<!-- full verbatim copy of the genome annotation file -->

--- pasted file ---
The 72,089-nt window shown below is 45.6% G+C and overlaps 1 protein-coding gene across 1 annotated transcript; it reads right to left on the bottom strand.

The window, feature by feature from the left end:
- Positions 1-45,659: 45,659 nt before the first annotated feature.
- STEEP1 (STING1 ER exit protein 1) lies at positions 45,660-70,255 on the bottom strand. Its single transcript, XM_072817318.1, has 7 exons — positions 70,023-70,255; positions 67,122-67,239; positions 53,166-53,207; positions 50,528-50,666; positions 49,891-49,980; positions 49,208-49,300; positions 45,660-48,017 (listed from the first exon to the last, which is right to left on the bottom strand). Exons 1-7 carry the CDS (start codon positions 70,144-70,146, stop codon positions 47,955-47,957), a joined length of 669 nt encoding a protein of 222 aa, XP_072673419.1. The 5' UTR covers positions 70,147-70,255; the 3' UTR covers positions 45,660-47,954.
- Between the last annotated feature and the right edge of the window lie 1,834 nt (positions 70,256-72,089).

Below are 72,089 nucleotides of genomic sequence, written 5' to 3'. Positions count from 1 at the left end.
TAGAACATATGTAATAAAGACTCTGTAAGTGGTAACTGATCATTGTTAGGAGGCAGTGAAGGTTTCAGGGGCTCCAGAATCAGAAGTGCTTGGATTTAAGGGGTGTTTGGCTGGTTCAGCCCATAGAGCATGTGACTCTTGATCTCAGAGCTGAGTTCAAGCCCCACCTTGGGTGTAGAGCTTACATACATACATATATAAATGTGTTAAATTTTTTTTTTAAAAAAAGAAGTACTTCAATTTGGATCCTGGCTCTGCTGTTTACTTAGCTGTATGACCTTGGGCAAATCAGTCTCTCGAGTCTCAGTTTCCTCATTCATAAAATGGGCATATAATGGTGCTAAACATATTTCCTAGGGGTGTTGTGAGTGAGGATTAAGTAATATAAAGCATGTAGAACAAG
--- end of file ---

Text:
The 72,089-nt window shown below is 45.6% G+C and overlaps 1 protein-coding gene across 1 annotated transcript; it reads right to left on the bottom strand.

The window, feature by feature from the left end:
- Positions 1-45,659: 45,659 nt before the first annotated feature.
- STEEP1 (STING1 ER exit protein 1) lies at positions 45,660-70,255 on the bottom strand. Its single transcript, XM_072817318.1, has 7 exons — positions 70,023-70,255; positions 67,122-67,239; positions 53,166-53,207; positions 50,528-50,666; positions 49,891-49,980; positions 49,208-49,300; positions 45,660-48,017 (listed from the first exon to the last, which is right to left on the bottom strand). Exons 1-7 carry the CDS (start codon positions 70,144-70,146, stop codon positions 47,955-47,957), a joined length of 669 nt encoding a protein of 222 aa, XP_072673419.1. The 5' UTR covers positions 70,147-70,255; the 3' UTR covers positions 45,660-47,954.
- Between the last annotated feature and the right edge of the window lie 1,834 nt (positions 70,256-72,089).

Below are 72,089 nucleotides of genomic sequence, written 5' to 3'. Positions count from 1 at the left end.
TAGAACATATGTAATAAAGACTCTGTAAGTGGTAACTGATCATTGTTAGGAGGCAGTGAAGGTTTCAGGGGCTCCAGAATCAGAAGTGCTTGGATTTAAGGGGTGTTTGGCTGGTTCAGCCCATAGAGCATGTGACTCTTGATCTCAGAGCTGAGTTCAAGCCCCACCTTGGGTGTAGAGCTTACATACATACATATATAAATGTGTTAAATTTTTTTTTTAAAAAAAGAAGTACTTCAATTTGGATCCTGGCTCTGCTGTTTACTTAGCTGTATGACCTTGGGCAAATCAGTCTCTCGAGTCTCAGTTTCCTCATTCATAAAATGGGCATATAATGGTGCTAAACATATTTCCTAGGGGTGTTGTGAGTGAGGATTAAGTAATATAAAGCATGTAGAACAAG